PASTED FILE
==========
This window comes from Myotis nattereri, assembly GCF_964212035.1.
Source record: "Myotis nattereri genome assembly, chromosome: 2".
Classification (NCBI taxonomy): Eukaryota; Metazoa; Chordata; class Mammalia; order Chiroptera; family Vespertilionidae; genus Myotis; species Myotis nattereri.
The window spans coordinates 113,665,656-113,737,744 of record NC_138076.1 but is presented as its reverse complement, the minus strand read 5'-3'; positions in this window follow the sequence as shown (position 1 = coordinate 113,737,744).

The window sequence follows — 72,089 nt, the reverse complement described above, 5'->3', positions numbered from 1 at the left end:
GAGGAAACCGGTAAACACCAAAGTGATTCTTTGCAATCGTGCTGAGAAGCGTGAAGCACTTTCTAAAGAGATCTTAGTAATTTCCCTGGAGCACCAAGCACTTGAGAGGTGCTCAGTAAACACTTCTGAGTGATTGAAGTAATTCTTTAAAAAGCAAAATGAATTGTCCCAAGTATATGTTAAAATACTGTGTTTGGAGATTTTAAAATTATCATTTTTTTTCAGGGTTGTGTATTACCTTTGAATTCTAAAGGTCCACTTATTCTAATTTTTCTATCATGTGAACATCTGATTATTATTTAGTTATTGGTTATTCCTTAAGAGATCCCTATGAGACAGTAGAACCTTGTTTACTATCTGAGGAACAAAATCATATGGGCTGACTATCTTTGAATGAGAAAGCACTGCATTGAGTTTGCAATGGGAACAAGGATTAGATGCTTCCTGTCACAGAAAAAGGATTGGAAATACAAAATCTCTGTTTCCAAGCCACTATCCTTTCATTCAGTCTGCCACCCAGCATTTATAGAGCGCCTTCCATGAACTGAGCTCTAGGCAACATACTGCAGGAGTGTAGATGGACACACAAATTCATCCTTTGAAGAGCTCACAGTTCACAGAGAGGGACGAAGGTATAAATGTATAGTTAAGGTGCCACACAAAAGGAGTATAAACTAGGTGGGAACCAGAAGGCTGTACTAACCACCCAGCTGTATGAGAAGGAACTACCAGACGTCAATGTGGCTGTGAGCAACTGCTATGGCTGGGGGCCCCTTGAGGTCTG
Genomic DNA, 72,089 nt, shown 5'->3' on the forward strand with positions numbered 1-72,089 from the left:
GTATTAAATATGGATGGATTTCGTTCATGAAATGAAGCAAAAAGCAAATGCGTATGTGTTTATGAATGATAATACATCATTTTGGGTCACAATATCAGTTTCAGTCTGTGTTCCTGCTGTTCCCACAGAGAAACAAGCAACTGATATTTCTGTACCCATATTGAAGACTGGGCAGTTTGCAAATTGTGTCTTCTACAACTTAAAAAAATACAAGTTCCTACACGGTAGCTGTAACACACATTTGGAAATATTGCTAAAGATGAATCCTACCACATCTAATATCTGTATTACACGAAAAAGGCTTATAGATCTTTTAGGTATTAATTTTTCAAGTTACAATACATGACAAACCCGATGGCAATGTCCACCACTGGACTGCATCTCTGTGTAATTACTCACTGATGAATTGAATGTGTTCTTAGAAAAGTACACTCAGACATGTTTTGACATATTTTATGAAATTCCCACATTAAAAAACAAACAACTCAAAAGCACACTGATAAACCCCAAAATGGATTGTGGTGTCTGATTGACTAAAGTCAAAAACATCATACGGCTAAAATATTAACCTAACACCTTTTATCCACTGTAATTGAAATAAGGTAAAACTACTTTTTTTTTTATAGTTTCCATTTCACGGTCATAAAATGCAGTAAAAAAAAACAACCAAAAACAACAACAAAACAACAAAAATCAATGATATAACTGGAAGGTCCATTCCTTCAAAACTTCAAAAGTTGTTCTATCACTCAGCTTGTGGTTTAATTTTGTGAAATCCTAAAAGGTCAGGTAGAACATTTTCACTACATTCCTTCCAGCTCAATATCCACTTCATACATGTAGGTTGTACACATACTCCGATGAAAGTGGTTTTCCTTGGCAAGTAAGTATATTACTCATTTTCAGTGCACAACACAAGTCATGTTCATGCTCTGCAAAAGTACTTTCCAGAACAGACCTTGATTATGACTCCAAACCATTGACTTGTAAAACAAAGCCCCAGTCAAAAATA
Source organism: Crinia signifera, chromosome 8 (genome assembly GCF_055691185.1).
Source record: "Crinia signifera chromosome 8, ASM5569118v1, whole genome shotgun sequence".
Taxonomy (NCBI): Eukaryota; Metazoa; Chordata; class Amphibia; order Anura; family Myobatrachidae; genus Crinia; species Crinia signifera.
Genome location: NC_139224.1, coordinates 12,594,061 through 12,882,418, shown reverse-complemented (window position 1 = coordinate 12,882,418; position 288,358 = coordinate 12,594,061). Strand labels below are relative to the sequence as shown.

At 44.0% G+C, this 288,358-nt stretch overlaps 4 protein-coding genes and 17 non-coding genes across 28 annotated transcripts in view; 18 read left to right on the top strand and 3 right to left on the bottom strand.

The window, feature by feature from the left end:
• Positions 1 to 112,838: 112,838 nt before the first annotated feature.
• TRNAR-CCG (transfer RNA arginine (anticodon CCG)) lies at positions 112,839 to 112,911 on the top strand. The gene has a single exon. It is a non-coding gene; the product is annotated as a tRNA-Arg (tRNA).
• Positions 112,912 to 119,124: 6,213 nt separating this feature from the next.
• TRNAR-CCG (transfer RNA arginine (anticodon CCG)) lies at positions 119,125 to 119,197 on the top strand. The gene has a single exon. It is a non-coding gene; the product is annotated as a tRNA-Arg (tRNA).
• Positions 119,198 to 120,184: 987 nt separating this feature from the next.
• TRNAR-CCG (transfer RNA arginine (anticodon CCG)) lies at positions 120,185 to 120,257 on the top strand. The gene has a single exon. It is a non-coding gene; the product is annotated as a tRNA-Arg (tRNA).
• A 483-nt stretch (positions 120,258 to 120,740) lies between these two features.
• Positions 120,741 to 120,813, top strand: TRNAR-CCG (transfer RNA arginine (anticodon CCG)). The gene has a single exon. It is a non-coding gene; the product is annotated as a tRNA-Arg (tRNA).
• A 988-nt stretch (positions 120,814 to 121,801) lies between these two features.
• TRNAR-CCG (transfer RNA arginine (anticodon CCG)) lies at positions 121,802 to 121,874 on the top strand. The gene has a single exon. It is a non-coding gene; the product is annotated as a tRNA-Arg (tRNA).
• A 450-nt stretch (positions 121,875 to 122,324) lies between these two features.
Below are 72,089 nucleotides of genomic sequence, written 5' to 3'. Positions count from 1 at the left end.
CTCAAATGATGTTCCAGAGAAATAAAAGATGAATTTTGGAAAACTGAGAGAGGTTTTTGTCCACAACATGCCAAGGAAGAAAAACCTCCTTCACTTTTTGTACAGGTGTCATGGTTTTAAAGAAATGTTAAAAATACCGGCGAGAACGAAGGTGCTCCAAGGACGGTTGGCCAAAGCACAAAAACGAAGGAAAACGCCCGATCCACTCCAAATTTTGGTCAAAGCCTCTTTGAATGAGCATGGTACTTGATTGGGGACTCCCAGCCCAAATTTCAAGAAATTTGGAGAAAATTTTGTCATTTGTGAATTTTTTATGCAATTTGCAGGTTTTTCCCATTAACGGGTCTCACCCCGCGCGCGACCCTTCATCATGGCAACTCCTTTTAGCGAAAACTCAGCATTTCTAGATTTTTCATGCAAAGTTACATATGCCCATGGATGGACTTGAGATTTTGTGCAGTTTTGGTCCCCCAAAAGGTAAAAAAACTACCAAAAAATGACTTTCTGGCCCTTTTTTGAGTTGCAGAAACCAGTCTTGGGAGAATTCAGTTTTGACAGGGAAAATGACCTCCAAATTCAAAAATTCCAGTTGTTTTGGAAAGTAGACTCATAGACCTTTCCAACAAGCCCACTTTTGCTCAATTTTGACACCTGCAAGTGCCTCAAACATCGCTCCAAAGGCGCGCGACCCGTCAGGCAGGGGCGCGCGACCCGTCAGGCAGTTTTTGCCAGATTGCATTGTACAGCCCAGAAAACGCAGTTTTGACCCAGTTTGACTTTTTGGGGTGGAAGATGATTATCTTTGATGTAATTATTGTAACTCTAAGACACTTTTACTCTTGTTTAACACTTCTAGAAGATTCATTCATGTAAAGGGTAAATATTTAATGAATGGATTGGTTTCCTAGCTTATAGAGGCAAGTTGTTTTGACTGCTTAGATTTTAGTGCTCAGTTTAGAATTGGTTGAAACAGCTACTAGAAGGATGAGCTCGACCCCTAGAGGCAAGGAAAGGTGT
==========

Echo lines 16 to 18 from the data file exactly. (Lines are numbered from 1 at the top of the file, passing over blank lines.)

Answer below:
• TRNAR-CCG (transfer RNA arginine (anticodon CCG)) lies at positions 112,839 to 112,911 on the top strand. The gene has a single exon. It is a non-coding gene; the product is annotated as a tRNA-Arg (tRNA).
• Positions 112,912 to 119,124: 6,213 nt separating this feature from the next.
• TRNAR-CCG (transfer RNA arginine (anticodon CCG)) lies at positions 119,125 to 119,197 on the top strand. The gene has a single exon. It is a non-coding gene; the product is annotated as a tRNA-Arg (tRNA).